Town of Truckee appeals Placer’s Siller Ranch decision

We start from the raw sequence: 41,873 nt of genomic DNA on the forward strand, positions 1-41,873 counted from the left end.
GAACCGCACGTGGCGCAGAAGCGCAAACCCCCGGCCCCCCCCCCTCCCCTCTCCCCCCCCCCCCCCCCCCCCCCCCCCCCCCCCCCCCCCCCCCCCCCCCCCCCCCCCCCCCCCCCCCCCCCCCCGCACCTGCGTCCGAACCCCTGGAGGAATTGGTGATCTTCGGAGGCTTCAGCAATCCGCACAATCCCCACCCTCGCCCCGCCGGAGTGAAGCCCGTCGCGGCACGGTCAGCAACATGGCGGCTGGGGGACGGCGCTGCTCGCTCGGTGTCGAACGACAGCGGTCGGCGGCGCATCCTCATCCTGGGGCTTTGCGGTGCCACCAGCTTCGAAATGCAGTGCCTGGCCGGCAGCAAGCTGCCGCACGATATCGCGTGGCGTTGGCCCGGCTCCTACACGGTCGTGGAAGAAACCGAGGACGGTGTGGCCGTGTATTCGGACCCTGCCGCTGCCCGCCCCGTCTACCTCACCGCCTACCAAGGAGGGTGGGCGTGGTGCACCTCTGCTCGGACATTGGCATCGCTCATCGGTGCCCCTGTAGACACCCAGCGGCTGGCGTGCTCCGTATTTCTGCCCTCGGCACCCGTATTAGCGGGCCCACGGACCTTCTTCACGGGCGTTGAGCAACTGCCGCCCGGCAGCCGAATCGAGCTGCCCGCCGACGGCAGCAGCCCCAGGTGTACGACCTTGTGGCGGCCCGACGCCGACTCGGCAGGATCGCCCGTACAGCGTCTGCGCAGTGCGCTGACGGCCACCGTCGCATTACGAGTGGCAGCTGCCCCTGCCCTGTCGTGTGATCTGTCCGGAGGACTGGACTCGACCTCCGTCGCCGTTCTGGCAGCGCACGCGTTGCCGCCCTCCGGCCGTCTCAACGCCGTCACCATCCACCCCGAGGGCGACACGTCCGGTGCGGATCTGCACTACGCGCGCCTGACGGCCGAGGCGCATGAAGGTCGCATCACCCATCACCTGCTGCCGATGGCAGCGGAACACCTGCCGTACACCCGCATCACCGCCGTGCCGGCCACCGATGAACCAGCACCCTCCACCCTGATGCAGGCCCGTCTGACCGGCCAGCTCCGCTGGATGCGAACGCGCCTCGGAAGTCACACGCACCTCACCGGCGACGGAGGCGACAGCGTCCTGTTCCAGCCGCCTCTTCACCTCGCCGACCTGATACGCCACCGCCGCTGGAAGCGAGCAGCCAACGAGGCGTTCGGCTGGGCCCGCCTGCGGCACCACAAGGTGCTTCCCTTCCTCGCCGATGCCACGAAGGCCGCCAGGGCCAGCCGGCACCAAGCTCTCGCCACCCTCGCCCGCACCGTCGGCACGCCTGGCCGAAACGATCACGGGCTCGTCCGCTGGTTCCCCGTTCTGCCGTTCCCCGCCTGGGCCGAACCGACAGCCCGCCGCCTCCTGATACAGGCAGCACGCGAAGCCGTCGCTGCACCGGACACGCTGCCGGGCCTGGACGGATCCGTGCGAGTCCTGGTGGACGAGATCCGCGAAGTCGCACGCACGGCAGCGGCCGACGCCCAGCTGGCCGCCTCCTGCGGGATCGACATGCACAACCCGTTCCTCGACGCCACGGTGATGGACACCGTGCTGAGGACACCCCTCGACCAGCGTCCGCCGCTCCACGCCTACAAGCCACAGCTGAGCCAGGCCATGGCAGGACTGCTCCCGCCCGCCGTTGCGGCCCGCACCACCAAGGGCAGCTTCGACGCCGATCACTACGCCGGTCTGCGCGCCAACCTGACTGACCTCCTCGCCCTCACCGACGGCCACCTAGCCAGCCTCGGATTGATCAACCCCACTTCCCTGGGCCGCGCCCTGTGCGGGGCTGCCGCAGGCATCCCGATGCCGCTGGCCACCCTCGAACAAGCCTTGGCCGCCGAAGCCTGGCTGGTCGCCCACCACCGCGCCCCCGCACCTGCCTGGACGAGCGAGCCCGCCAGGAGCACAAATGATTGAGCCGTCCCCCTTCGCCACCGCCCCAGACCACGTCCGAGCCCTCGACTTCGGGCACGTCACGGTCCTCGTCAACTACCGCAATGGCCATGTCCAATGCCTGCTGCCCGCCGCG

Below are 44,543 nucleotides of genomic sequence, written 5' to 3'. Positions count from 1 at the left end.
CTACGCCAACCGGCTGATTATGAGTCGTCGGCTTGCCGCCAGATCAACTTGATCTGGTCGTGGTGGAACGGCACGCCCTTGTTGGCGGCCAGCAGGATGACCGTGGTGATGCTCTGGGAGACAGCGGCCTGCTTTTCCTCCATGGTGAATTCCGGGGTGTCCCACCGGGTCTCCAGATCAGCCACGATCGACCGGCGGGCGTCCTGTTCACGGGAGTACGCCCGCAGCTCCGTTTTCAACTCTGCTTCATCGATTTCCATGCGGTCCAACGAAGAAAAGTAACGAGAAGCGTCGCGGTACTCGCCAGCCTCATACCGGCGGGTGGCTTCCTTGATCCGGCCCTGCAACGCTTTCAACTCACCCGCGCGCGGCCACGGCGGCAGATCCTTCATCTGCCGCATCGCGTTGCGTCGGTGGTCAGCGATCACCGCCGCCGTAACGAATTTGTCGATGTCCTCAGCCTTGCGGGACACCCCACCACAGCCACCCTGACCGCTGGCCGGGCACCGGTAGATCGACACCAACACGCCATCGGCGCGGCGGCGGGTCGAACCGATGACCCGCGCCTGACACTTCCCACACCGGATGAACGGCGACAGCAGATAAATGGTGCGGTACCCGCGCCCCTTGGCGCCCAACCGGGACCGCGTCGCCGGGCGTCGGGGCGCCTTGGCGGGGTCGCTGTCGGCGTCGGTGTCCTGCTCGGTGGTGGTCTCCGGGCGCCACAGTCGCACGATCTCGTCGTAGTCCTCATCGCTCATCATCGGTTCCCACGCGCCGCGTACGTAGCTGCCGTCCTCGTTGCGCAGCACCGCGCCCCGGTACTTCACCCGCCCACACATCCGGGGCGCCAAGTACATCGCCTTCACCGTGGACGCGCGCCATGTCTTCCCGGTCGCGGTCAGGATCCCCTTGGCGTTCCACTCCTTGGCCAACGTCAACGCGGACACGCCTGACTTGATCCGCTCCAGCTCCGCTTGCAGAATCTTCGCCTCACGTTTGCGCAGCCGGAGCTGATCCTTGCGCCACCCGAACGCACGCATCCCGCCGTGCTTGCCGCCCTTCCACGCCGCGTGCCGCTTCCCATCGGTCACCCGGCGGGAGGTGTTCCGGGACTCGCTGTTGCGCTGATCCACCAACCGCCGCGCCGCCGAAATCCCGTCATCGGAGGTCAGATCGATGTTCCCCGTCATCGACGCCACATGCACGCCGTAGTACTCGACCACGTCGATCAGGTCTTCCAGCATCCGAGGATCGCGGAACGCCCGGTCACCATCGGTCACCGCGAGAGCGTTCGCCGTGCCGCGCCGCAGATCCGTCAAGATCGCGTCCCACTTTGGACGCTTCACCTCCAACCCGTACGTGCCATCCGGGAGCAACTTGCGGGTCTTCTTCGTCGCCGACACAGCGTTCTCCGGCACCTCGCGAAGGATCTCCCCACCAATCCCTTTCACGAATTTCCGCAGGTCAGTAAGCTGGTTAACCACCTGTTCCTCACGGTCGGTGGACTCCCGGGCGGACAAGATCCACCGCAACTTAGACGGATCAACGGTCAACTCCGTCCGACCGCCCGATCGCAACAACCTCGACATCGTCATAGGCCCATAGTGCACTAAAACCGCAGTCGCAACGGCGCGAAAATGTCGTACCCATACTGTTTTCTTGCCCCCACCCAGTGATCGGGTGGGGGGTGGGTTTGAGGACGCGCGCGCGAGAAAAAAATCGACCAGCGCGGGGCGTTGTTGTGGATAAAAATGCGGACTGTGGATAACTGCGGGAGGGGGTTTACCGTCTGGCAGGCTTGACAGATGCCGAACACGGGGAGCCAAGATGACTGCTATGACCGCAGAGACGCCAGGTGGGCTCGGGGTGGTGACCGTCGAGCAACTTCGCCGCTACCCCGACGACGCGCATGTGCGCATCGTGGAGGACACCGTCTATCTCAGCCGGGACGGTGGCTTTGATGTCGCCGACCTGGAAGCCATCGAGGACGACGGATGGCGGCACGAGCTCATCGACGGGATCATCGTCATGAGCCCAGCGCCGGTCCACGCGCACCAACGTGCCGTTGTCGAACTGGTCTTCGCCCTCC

The Town of Truckee filed an appeal Tuesday on the Placer County Planning Commission’s approval of Siller Ranch, sending the gated Martis Valley project to Placer’s board of supervisors for a decision.The appeal says that the planning commission’s decision to approve Siller Ranch while deferring plans for workforce housing is illegal and inconsistent with the county’s previous position. Siller Ranch, planned for southwest of the Lahontan subdivision, is projected to generate between 387 and 490 new jobs, according to Placer County staff reports.Truckee Mayor Josh Susman said that the planning commission’s decision ignored many of the concerns that the town has consistently raised, and that the appeal voices the issues that the town feels were not addressed in the approval.”These are things that we tried to address to the county that were of particular import,” said Susman. In its appeal, Truckee requests that the Placer County Board of Supervisors “overturn the action of the planning commission and direct your staff and the commission not to schedule this or any other significant employee-generating project for final consideration until the required employee housing is an integral part of the land use application.” By deferring the workforce housing element of the project, the county came up with a flawed environmental review, according to the appeal. Approving projects in such manner “leaves the critical workforce housing element of the project totally up in the air, subject to the development of a future plan with no specifics on the amount of housing, the location of the housing to be built, or the timing of the availability of the housing…,” the appeal read. The Town of Truckee has consistently criticized the absence of workforce housing in Siller Ranch, a 726-unit golf course development, and has raised traffic and air quality concerns regarding the project.In a January letter to Placer County, the town called the absence of affordable housing plans a “fatal flaw” in Siller’s Environmental Impact Report.The appeal reflects Truckee’s growing frustration with Placer County’s treatment of the affordable housing situation in the Martis Valley. Despite assurances by the board of supervisors that Placer County will address the employee housing in the Martis Valley, two resort developments have been approved with conditions that delay concrete employee housing proposals until a housing mitigation plan can be formulated. The town has also noted that Placer County’s employee housing ordinance, designed specifically for the Sierra portion of the county, is still in its fifth draft form and may not be passed in time to influence major Martis Valley developments.Placer County Supervisor Rex Bloomfield, whose district includes Martis Valley, said that he was not surprised that Truckee appealed the Siller Ranch decision.”They have been pretty emphatic that we have to do more to address housing,” said Bloomfield. “It’s something that we cannot ignore.”Bloomfield, who lost his seat in the March election, said that his county has got to start using the affordable housing money that they have collected and get workforce units on the ground.”Right now we have lots of money in the fund but we haven’t got any housing built,” he said.By deferring affordable housing plans, Placer County is assuming that their will be suitable land to accommodate these affordable units, which in the case of Siller Ranch is over 100 units. That is an assumption that may not be correct, Truckee’s appeal said.”In fact, lacking its location within the project it doesn’t appear that another site is readily available within Eastern Placer County with adequate infrastructure and zoning to accommodate this number of units,” the appeal said.Bloomfield also questioned where the housing could be located if not included in the 2,177-acre project site.”If they can’t put [the workforce housing] in the subdivision, where will it be built?” he asked.Environmental groups appeal two Martis Valley projectsFive environmental groups, headed by the Nevada City-based Sierra Watch, appealed both Siller Ranch and Eaglewood, the two Martis Valley projects approved by the Placer County Planning Commission on June 24.Citing the threat development poses to Martis Creek and surrounding wildlife habitat, the same five groups who sued the Martis Valley Community Plan called Siller Ranch “sprawling suburban development at its worst” in the three-page appeal.The appeals allege that the environmental impact reports of both projects failed to adequately analyze the impacts of development, and that Placer County violated state law in approving the projects. Together the projects comprise over 2,600 acres of development that would include 1,188 housing units and 45 holes of golf. The two new appeals mean that every project approved under the 2003 Martis Valley Community Plan has either been appealed or sued.Sierra Watch and Mountain Area Preservation Foundation also appealed, and later sued, Hopkins Ranch, the first subdivision approved under the community plan.
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